COLUMN: Women’s voices need to be heard
How safe do you feel on the streets? Across Lincolnshire, the chances of that most frightening event – a random, unprovoked attack – are low, and far lower than the national average.
Everyone, logically, should feel safe. Yet events in London over the last week captured that, for many women in particular, they simply don’t. No matter that men are more likely to be attacked: everyone, male or female, has the right to feel safe. Prudent though it might be to take precautions, on route or dress or whatever, they simply shouldn’t be necessary. Sarah Everard was just walking home.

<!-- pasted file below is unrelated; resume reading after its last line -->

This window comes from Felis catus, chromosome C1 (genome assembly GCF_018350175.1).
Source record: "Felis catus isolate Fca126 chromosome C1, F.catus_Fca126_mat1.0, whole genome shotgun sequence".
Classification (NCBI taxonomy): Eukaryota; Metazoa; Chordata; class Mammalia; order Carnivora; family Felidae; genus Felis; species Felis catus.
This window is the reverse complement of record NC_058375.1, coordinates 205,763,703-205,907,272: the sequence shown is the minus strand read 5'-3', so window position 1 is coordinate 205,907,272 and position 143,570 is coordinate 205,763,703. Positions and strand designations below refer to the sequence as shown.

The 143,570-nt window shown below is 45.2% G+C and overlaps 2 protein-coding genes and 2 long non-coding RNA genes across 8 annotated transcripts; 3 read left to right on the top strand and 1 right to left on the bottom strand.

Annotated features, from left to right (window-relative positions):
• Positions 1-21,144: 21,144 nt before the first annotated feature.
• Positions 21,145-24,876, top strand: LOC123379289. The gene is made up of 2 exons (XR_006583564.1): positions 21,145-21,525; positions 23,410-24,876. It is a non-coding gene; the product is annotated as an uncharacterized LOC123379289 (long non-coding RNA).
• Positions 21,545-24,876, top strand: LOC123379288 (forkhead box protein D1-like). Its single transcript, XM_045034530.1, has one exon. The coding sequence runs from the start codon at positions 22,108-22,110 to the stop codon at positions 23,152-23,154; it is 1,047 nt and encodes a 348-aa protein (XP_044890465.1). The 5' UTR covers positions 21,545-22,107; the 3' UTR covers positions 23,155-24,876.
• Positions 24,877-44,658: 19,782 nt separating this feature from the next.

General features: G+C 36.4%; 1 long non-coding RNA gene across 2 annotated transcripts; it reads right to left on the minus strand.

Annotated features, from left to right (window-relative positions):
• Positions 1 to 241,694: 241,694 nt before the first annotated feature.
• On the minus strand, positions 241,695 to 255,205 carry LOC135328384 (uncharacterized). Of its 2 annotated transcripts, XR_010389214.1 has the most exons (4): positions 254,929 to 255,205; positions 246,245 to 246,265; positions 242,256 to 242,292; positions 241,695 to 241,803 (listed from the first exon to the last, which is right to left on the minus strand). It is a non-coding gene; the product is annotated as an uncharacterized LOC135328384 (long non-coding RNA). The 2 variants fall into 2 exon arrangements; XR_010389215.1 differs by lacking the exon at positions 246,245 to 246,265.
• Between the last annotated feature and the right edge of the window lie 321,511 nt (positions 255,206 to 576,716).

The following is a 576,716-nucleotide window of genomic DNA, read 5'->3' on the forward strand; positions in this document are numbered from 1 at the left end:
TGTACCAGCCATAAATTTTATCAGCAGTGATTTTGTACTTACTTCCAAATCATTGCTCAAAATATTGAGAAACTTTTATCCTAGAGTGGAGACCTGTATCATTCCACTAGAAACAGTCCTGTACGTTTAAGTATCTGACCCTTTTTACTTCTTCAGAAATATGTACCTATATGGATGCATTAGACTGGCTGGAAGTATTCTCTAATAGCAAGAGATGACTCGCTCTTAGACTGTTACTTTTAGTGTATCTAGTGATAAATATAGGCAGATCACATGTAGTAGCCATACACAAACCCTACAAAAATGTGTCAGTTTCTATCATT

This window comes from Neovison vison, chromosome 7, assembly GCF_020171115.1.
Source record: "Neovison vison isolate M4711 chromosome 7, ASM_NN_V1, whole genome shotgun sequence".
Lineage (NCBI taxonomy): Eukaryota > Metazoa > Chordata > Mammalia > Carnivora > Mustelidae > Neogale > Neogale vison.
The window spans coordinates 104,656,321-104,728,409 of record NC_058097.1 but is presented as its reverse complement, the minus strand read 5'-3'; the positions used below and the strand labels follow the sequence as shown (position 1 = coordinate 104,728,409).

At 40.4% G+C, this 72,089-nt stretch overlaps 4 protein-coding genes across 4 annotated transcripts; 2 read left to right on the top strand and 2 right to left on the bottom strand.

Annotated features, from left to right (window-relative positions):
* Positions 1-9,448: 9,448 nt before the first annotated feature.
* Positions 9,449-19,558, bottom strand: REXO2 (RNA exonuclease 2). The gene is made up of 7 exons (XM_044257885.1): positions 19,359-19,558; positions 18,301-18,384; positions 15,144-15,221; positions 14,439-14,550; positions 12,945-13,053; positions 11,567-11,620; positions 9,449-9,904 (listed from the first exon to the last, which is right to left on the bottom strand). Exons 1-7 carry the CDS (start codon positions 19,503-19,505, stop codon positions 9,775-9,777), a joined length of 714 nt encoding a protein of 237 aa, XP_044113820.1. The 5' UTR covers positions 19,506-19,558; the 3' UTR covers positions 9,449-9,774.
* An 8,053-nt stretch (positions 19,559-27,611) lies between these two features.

I’ve never felt the need to be cautious on the streets of Boston or London, Skegness or elsewhere – but this shouldn’t be about how men feel. Truth be told I find it hard to imagine feeling that need to be careful, and I struggle to get out of my head the contradictions between sincerely perceived danger many women have spoken so powerfully about and the hard data on safety. And that’s why it’s women’s voices that need to be heard loudest, for the sake of common understanding and real change.
Home Secretary Priti Patel has reopened the call for views on what should be done for precisely those reasons – whether it’s more CCTV or more prosecutions, there’s clearly hard work to do. Even harder is the culture change to make all of us realise that too often ‘banter’ makes people feel genuinely unsafe yet also unable to speak out.